The answer is no - and it's a very, very  subtle no. Here's the subtlety: if I say who I am is located out there, then where do I have to be located  to be able to distinguish out there?  Why, in here, of course! "Out there"  reinforces "in here", yes? (that's basic, entry-level Zen 101  by the way). The real location of who I am, the real location of Life itself, the real location where life as it's lived  shows up, isn't distinguished as out there  but rather as out here.

Don't just take my word for it: try it on for yourself. Language  it. Experience  it. That's how you'll get it. But even more important than that is if you're going to live this distinction, if you're going to know it fully, you have to create it for yourself (as Werner Erhard, quoted by Richard Feynman, Nobel Prize‑winning physicist, may have said).

Try this on for size: where who I am is located, where Life itself is located, where life as it's lived  shows up is out here not out there. When I say it's out there, it reinforces me being in here. But when I say it's out here, who I am is out here too. That's truly sublime.

Even more than that, it's not simply out here. It's actually best expressed as "out-here". The lowly dash has at last made its appearance, completing this experience like the final quarter inch in a five mile run (in the essay titled "Out Here" the lowly dash hadn't yet claimed it's front and center stage  place).

"Out here" (two words) is a non-dualistic experienced distinction of where a master lives ie of "where life actually happens", which is best expressed as one elegant hyphenated word: "out-here".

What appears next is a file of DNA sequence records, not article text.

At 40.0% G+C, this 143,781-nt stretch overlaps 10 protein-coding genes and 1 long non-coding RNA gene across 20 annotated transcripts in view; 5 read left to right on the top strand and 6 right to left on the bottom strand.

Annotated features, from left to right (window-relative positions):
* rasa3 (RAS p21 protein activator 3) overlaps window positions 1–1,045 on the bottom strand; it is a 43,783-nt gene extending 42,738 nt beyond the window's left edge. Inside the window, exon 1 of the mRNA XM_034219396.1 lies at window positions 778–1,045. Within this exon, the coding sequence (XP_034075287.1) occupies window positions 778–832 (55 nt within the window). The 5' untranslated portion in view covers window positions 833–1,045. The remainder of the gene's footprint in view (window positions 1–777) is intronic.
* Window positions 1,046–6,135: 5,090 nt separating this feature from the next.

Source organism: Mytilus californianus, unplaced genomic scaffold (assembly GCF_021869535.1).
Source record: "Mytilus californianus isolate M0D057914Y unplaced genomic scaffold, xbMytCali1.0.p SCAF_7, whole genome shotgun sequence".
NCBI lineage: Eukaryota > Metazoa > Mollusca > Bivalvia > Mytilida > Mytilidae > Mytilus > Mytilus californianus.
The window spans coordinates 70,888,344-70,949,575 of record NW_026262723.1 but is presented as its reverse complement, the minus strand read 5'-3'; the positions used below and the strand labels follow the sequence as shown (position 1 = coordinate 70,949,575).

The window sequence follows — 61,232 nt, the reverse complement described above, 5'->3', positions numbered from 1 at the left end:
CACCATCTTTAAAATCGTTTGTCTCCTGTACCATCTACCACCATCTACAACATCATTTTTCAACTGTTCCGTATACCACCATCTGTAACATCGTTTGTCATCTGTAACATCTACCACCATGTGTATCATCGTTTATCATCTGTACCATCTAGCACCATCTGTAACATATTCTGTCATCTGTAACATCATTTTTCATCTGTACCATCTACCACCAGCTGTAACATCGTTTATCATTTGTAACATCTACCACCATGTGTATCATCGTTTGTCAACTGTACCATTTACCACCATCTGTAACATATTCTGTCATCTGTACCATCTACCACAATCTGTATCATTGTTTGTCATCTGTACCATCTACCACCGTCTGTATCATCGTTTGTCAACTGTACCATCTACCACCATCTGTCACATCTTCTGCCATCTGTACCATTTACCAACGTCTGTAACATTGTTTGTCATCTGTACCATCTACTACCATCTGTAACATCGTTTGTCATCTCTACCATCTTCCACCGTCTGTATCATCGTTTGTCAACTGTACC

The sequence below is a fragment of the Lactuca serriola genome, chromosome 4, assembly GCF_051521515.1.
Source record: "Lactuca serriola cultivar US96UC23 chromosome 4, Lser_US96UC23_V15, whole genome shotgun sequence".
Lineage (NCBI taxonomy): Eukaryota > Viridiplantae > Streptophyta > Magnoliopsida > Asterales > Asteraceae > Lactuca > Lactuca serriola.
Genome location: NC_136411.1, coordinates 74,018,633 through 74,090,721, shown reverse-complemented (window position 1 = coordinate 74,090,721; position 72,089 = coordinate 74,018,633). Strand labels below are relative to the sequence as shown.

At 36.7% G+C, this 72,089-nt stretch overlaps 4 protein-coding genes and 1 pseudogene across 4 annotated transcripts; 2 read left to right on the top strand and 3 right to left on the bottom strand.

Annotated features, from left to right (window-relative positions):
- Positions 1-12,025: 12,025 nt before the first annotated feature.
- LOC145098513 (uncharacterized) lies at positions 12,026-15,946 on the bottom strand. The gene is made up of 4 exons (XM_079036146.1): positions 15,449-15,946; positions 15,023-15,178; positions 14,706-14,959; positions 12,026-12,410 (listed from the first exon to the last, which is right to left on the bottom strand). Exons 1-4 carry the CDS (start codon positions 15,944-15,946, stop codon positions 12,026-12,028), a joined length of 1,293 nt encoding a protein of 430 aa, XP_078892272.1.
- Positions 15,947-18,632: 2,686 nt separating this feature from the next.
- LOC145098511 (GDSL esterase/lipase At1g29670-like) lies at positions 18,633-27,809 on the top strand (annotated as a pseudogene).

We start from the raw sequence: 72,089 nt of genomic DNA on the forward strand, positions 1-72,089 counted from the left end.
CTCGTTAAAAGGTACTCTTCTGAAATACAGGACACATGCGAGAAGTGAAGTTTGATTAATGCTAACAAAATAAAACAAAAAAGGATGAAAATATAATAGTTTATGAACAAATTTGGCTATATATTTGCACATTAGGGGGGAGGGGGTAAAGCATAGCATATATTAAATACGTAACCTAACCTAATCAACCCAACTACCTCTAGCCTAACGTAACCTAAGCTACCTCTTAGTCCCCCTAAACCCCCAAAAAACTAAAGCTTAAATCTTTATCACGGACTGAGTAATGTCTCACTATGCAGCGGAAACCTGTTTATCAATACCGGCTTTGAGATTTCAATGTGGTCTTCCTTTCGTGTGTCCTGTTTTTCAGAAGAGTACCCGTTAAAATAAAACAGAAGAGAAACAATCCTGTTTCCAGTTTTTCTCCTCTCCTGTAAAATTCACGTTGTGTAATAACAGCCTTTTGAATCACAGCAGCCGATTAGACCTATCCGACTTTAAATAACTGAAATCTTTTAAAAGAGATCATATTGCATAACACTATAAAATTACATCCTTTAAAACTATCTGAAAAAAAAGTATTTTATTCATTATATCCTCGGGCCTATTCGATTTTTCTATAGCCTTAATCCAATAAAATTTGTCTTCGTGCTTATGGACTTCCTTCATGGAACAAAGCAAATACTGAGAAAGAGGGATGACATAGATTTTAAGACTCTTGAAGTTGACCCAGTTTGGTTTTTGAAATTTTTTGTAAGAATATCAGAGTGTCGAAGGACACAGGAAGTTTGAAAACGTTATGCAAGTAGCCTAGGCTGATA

The Most Profound Expression



Check this out for yourself. It's where we listen most powerfully. Out-here. It's where we relate most thoroughly. Out-here. It's where we communicate most intimately. Out-here. It's where we work most effectively. Out-here. It's where we appreciate the miracle of existence most acutely. Out-here. It's where we honor the privilege of being alive most deeply. Out-here.

Creating being out-here  at will, on cue, on demand, by choice rather than randomly, rather than accidentally (even if enjoyably) is arguably the most profound expression there can possibly be of being human.

And perhaps what's most  profound about it is since out-here  is where who I am is located, and since out-here  is where Life itself  is located, and since out-here  is where life as it's lived  shows up, there isn't really anything to create at all. It's already fait accompli. You already are  it. You can only be  it.

So: be it.